Roberta M. Gubbins, Esq.
I Write Content--You Practice Law

Draft Three / blog

Writing for the screen


The "biggest change to law practice in our lifetime has been the switch from paper to screens,"said Robert Dubose, attorney from Texas, speaking at a conference of lawyers and judges.

If your audience is reading on screens, such as you are doing right now, the writer, he argued, needs to be aware of how people read on their e-reader, iPad or Smartphone. Quoting from Jakob Nielsen's research, he said one,  people don't read, they scan; and, two, they scan in an F shape pattern. Readers start in the upper left corner, take two horizontal swipes across the page, then swipe vertically down the left. Three, readers look most above the fold or at the top of the page.

How does that affect your webpage design?
  • Put the most important content first--no need for a fancy intro.
  • Don't center text and keep headers flush to the left margin
  • Make webpage text easy to scan by using bold headers and bullet lists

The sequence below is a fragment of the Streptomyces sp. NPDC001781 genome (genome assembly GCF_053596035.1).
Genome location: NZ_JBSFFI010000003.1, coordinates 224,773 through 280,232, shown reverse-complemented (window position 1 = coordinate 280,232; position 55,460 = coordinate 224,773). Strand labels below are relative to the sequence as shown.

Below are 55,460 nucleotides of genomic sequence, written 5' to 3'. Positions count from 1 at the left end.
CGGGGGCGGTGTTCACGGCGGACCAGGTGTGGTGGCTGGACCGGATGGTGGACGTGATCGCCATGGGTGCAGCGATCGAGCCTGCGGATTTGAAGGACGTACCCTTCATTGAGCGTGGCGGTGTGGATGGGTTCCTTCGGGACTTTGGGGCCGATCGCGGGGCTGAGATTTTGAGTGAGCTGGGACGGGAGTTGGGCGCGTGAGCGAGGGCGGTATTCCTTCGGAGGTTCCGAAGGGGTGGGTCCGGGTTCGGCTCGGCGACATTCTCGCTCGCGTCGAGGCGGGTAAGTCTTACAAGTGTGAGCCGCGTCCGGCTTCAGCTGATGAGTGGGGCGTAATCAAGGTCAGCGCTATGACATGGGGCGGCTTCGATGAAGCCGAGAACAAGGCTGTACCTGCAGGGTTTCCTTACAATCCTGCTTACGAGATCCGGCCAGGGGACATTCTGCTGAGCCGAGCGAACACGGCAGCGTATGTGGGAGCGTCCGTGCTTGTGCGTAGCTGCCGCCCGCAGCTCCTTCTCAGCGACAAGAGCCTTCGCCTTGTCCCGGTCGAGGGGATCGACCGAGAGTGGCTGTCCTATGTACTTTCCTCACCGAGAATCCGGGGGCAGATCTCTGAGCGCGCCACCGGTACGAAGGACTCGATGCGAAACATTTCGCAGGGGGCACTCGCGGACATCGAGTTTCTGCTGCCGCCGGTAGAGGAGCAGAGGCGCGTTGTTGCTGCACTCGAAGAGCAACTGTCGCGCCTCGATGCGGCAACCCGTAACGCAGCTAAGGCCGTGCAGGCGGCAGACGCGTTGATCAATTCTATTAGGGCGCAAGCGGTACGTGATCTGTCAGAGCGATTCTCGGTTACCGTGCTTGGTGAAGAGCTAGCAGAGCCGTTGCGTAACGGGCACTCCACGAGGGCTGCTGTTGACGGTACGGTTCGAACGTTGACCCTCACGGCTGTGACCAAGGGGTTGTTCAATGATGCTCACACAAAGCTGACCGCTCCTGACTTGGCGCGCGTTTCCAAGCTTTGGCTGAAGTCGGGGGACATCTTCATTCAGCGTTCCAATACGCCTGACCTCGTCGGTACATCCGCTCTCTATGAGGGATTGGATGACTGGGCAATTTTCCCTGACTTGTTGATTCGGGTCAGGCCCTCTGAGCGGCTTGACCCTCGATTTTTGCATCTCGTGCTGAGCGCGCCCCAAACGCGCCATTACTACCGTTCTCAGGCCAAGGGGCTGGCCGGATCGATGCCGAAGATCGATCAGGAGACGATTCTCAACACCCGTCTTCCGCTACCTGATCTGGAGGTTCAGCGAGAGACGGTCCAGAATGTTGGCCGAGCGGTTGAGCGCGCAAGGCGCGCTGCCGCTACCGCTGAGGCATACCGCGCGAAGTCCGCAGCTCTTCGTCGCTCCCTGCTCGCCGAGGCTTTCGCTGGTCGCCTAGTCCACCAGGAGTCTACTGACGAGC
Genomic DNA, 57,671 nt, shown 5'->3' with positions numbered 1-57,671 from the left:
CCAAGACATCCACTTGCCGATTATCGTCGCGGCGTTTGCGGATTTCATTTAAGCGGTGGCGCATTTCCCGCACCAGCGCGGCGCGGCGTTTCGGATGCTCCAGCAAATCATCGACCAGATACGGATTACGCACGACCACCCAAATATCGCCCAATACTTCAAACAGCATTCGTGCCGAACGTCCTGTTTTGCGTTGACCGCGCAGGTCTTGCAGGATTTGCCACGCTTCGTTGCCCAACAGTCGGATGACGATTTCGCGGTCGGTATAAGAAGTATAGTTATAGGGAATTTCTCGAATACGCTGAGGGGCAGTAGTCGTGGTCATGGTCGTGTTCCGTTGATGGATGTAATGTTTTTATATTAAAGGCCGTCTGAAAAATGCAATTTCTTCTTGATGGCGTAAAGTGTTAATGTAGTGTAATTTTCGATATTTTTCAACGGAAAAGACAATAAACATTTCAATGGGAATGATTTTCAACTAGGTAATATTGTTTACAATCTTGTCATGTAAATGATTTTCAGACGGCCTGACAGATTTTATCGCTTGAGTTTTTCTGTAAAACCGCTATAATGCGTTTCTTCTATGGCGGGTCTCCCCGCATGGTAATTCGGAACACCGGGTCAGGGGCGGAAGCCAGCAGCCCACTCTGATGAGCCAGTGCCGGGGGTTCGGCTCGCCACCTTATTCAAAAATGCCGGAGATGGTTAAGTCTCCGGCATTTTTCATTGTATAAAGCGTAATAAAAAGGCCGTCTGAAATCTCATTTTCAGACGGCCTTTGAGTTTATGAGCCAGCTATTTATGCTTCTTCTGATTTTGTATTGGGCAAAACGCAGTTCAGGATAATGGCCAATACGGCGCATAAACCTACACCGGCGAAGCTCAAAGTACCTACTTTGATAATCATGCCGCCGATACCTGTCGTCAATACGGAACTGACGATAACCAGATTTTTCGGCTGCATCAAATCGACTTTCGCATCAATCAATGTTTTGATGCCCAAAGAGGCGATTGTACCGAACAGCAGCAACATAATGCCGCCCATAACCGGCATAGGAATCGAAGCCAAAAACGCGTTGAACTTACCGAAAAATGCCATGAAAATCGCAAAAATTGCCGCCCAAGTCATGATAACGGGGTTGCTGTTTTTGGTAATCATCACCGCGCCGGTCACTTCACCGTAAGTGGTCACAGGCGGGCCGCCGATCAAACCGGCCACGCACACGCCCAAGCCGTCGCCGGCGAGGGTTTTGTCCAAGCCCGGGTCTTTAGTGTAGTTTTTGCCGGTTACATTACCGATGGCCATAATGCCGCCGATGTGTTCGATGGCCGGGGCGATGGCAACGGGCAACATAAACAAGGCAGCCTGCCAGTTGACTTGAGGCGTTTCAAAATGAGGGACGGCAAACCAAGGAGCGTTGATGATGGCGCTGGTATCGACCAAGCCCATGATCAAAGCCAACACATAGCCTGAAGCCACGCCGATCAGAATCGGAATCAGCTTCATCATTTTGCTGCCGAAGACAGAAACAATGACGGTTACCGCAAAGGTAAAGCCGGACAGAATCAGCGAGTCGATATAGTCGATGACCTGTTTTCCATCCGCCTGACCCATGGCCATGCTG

Credibility is important to web visitors. They will ignore a page that looks like an ad or uses market hype. They are busy people who want the straight facts.

Dubose recommended lawyers design legal documents to look like a web page using the same principles:
  • Short text
  • Focus on Headings
  • Bookmarks over to the side, and include
  • Summaries, which are critical.  
The goal for the lawyer writing a brief that is read on a screen is to make it "as easy to get information from our brief as possible." And readers want that information fast.

That is the same goal for the lawyer writing a blog post for clients. You need to make it easy for your client to get your message as quickly and as easily as possible.

For more information on eye tracking: www.nngroup.com/topic/eyetracking/